There is a somatic, haptic or aesthetic modelling going on in dialogical art.

Interviewee: Grant Kester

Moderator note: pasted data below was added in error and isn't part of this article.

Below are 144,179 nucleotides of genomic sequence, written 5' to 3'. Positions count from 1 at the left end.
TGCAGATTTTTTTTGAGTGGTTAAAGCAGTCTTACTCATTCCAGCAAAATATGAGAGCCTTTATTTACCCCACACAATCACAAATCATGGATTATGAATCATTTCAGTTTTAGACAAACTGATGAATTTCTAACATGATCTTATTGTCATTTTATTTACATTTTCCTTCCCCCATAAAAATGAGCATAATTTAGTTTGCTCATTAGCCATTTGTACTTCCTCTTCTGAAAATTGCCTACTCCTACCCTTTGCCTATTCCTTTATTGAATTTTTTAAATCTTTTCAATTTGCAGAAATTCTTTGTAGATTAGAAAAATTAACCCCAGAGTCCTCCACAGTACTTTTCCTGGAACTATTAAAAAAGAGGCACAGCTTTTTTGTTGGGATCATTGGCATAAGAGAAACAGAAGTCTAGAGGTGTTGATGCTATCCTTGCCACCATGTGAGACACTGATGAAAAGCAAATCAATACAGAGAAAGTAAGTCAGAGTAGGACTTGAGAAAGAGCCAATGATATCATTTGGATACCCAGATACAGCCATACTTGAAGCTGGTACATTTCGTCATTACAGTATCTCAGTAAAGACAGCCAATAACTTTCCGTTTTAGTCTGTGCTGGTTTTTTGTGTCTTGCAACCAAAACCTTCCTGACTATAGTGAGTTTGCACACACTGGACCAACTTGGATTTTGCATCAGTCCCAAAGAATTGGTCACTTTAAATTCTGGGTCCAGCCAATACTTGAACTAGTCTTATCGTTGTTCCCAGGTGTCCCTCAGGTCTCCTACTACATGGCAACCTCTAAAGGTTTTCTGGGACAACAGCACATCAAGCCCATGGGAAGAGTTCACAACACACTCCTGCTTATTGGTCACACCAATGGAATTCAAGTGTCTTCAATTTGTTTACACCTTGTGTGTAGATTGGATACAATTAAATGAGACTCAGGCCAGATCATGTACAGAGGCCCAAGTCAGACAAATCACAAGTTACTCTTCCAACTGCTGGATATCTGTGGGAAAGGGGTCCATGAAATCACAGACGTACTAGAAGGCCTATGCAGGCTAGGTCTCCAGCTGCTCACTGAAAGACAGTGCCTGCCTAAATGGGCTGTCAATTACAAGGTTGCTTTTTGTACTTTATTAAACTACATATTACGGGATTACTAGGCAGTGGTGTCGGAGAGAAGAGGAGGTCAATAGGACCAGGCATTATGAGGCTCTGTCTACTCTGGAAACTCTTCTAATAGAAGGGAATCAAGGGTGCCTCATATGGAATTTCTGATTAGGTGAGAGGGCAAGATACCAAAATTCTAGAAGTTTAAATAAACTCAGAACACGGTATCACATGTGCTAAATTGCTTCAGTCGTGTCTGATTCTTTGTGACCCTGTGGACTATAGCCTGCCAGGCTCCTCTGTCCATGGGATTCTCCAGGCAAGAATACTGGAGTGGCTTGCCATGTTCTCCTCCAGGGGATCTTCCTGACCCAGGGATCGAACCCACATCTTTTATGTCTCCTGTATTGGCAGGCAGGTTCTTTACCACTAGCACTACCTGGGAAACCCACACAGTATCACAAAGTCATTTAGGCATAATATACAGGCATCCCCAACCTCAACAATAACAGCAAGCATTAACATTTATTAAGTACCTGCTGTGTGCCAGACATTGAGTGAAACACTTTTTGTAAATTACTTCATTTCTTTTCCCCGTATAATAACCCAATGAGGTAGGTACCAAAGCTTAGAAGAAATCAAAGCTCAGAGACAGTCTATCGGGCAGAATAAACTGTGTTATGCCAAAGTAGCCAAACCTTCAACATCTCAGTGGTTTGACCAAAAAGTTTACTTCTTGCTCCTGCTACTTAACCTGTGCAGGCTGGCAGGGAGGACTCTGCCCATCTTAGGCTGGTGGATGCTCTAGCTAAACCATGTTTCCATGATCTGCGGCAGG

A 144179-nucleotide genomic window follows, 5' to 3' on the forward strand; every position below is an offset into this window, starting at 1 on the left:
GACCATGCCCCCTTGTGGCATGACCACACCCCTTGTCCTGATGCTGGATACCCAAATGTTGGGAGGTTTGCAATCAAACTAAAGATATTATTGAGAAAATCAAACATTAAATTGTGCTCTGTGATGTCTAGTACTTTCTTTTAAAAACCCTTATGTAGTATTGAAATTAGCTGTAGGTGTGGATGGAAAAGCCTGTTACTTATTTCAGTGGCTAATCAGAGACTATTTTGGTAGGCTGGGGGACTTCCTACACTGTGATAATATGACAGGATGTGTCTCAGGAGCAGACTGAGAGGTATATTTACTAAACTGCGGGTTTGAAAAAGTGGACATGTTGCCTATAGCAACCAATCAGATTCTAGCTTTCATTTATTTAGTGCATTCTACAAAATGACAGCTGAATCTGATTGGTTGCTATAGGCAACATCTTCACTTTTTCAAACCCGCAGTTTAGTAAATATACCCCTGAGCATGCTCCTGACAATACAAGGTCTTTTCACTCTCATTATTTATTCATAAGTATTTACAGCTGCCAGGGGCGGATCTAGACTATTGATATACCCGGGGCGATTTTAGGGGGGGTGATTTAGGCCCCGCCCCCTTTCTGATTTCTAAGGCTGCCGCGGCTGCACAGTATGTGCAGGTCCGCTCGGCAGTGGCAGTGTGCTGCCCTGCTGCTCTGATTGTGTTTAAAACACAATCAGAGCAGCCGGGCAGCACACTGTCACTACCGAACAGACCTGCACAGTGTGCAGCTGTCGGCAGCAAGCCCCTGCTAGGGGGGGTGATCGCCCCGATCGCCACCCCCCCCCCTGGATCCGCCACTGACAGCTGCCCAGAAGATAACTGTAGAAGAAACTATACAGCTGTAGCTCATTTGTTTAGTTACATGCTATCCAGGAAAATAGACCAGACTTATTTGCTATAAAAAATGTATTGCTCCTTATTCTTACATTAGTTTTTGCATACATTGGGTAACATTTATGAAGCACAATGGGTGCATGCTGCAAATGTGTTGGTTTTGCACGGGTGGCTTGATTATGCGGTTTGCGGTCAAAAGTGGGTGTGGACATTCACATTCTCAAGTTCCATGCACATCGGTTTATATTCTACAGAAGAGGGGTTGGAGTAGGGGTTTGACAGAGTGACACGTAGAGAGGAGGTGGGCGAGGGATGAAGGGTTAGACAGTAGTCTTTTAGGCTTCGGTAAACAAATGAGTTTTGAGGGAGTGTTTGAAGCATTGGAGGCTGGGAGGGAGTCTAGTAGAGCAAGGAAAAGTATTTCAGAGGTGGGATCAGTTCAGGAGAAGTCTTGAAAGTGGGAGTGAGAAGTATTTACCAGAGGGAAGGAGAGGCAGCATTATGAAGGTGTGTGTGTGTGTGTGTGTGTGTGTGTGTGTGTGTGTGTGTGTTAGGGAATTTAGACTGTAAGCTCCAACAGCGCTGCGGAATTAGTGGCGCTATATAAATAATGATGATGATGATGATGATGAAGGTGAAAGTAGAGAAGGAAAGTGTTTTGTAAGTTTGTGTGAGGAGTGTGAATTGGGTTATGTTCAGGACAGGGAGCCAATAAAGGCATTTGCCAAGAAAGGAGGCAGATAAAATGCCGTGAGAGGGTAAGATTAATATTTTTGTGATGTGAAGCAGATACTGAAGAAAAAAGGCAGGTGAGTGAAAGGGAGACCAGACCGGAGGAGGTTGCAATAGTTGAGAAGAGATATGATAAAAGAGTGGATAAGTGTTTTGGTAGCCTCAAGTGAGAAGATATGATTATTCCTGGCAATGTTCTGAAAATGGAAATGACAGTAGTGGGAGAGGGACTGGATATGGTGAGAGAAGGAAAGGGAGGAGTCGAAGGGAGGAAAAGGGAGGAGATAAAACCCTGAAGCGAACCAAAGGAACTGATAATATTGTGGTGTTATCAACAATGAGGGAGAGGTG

This is something I tried to address in the One and the Many, where I spent a lot of time in writing about the Dialogue project in central India. I interviewed people, I had conversations—but a lot of my time was spent trying to be aware as possible, on a kind of a phenomenological level, of not just what people said but how they said it, their bodily gestures, the inflections of speech, the haptic experience of the space and the aesthetic organization of the water pumps and temples. What did it mean for the women in the village to actually inhabit the water pump site on a daily basis? How did they relate to other people as they moved through and around it? There is a whole domain of somatic framing going on in this project that isn’t recognized by most people as “art”. But I think it is fundamentally aesthetic in its nature. Because it goes to the question of how the self relates to the other in the world, and how semi-permeable spaces emerge that are both connected to the broader world and also discontinuous with it. That’s really at the core of the aesthetic. So, I think your point is very well taken about these things being aesthetic. It is important to foreground power differences, and that was a key part of my own interpretation, but it is also important to have a very broad understanding of the nature of inter-subjective exchange: verbal, nonverbal, physical, and gestural. It requires close attention to all of these levels to  determine, even partially, what’s taking place when  people sat down in the Wochenklausur boat, or when a villager in central India is using one of Dialogue’s water pumps.

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